Find Level in a Binary Tree with Max Sum
Binary trees, with their simple yet significant styles, have found various applications in the DSA field and are also rapidly growing. They offer a hierarchical representation of the data that supports searching, sorting, and other things. Determining the maximum sum level in a binary tree poses an exciting challenge in various algorithms and design implementations.
It requires a vast knowledge of tree traversal techniques such as breadthfirst and depthfirst traversal. This article will mainly focus on the overview of binary trees and their properties, and it establishes a solid foundation for the discussions.
Now, we will look at some advantages of finding the maximum sum of the binary tree: 
 One of the key advantages of finding the maximum sum of the binary tree is optimizing the performance; in certain applications, such as pathfinding algorithms and tree traversal algorithms, optimization of the performance can help a lot.
 Next is the decisionmaking process in the tree structure; if there is a hierarchy of choices, then finding the maximum sum can emphasize the most optimal path in terms of choices.
 It can also serve as a benchmark and prove to be very optimal when it comes to determining the algorithm analysis of the binary tree.
Implementation
Output
A stepbystep explanation of the code
 The code begins by declaring the necessary header files for the conduction of the operations.
 The code will start by defining a structure for a binary tree called 'Node.' It has three members: a data value and a pointer to the left and right child.
 Next, we declare a 'maxLevelSum' function that usually takes a pointer to the root of the binary tree as an argument and then returns an integer that represents the maximum sum of a tree.
 We first check whether the base case is NULL or not, and if this is the case, then the tree appears empty.
 The result variable is also initialized with the data value along with the root node value.
 A queue will be used for the level order traversal of the binary tree.
 We start a while loop that will continue until the 'q' is empty. Inside the queue, many things, such as the size of the queue, can be obtained.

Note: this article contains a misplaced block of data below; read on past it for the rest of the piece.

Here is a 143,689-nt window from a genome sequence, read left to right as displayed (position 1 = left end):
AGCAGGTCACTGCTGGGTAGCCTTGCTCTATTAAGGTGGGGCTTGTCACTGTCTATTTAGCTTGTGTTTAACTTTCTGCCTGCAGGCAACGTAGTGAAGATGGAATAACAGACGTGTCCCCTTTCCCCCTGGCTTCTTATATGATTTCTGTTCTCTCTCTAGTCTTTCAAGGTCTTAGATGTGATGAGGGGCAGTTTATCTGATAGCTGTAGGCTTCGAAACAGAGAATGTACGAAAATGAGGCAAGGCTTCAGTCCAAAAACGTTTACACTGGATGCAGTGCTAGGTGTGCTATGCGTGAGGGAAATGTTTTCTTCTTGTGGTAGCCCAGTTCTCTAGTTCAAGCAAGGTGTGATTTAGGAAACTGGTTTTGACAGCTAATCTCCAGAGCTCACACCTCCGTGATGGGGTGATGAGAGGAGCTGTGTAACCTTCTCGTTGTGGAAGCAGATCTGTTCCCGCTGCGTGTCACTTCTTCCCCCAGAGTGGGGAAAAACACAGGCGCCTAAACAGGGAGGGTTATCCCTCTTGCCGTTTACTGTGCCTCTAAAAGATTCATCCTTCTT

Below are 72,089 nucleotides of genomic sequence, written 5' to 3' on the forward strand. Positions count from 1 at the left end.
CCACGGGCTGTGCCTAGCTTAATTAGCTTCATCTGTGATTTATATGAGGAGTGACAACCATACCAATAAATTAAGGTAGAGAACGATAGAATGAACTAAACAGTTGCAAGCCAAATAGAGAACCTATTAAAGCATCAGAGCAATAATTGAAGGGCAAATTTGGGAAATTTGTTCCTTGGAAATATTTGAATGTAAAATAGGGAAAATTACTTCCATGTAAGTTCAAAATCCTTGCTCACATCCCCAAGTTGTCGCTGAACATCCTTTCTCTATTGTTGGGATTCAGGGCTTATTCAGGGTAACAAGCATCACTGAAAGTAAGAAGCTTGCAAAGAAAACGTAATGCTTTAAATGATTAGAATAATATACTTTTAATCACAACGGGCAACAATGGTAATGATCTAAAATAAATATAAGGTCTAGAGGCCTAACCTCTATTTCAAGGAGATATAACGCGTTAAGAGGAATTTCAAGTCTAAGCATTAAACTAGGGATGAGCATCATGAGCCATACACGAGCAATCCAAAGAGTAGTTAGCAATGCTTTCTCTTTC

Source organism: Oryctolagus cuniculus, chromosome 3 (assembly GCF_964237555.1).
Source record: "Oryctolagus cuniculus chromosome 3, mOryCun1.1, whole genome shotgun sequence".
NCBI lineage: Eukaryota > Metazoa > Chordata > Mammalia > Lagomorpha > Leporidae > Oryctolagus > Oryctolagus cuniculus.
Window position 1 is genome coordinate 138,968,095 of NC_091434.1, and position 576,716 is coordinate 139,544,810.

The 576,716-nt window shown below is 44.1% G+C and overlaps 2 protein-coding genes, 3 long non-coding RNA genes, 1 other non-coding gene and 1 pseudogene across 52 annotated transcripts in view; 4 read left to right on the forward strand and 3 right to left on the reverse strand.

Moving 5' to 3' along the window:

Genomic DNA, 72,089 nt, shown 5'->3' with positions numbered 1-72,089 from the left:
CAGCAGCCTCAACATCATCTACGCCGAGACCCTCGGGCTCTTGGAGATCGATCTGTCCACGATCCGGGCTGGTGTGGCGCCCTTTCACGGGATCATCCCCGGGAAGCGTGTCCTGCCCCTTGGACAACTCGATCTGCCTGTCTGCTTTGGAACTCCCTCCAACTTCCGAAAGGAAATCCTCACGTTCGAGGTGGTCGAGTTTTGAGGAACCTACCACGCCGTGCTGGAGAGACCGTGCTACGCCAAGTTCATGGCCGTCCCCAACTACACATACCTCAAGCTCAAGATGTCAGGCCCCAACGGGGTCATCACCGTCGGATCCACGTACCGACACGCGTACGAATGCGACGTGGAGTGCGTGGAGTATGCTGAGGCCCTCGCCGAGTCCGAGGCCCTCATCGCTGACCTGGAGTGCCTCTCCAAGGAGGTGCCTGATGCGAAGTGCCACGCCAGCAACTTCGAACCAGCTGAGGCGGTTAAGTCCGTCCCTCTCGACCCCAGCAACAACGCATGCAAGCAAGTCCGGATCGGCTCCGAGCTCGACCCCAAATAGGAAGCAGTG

Once the while loop is completed, the maximum level sum is found, and the result variable contains the answer.
 Now, in the program's primary function, the binary tree is created by creating nodes using the 'newNode' function.
 Finally, the program's primary function returns 0, indicating the successful execution of the program.
Example 2)
Output
A stepbystep explanation of the code
 The code begins by declaring the necessary header files for the conduction of the operations.
 The code will start by defining a class named 'TPT' that contains the primary method and logic to calculate the maximum level sum.
 Inside the 'TPT,' there is a nested class named 'node' with three members: a data value and a pointer to the left and right child.
 Next, we declare a 'maxLevelSum' function that usually takes a pointer to the root of the binary tree as an argument and then returns an integer that represents the maximum sum of a tree.
 We first check whether the base case is NULL or not, and if this is the case, then the tree appears empty.
 The result variable is also initialized with the data value along with the root node value.
 A queue will be used for the level order traversal of the binary tree.
 We start a while loop that will continue until the 'q' is empty. Inside the queue, many things, such as the size of the queue, can be obtained.
 Once the while loop is completed, the maximum level sum is found, and the result variable contains the answer.
 Now, in the program's primary function, the binary tree is created by creating nodes using the 'newNode' function.
 Finally, the primary function of the program returns 0, indicating the successful execution of the program.